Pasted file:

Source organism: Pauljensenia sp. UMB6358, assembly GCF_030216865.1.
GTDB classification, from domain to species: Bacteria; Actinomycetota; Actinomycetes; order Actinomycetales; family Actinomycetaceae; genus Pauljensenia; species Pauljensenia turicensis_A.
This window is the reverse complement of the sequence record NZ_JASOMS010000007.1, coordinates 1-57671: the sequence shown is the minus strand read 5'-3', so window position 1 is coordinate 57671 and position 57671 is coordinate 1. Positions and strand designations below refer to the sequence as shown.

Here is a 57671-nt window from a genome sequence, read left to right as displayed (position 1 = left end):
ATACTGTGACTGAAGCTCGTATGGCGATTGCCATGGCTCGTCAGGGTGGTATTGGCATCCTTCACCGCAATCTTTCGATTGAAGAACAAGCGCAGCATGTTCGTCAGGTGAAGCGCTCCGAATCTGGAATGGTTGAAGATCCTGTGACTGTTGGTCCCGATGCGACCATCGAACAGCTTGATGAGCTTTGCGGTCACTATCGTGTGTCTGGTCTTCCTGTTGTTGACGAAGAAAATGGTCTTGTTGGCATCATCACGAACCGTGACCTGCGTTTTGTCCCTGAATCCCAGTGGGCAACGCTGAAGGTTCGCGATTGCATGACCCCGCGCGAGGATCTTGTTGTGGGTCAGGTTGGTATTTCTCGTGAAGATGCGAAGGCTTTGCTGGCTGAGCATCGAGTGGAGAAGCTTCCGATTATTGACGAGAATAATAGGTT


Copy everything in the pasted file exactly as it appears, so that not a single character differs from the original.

Source organism: Pauljensenia sp. UMB6358, assembly GCF_030216865.1.
GTDB classification, from domain to species: Bacteria; Actinomycetota; Actinomycetes; order Actinomycetales; family Actinomycetaceae; genus Pauljensenia; species Pauljensenia turicensis_A.
This window is the reverse complement of the sequence record NZ_JASOMS010000007.1, coordinates 1-57671: the sequence shown is the minus strand read 5'-3', so window position 1 is coordinate 57671 and position 57671 is coordinate 1. Positions and strand designations below refer to the sequence as shown.

Here is a 57671-nt window from a genome sequence, read left to right as displayed (position 1 = left end):
ATACTGTGACTGAAGCTCGTATGGCGATTGCCATGGCTCGTCAGGGTGGTATTGGCATCCTTCACCGCAATCTTTCGATTGAAGAACAAGCGCAGCATGTTCGTCAGGTGAAGCGCTCCGAATCTGGAATGGTTGAAGATCCTGTGACTGTTGGTCCCGATGCGACCATCGAACAGCTTGATGAGCTTTGCGGTCACTATCGTGTGTCTGGTCTTCCTGTTGTTGACGAAGAAAATGGTCTTGTTGGCATCATCACGAACCGTGACCTGCGTTTTGTCCCTGAATCCCAGTGGGCAACGCTGAAGGTTCGCGATTGCATGACCCCGCGCGAGGATCTTGTTGTGGGTCAGGTTGGTATTTCTCGTGAAGATGCGAAGGCTTTGCTGGCTGAGCATCGAGTGGAGAAGCTTCCGATTATTGACGAGAATAATAGGTT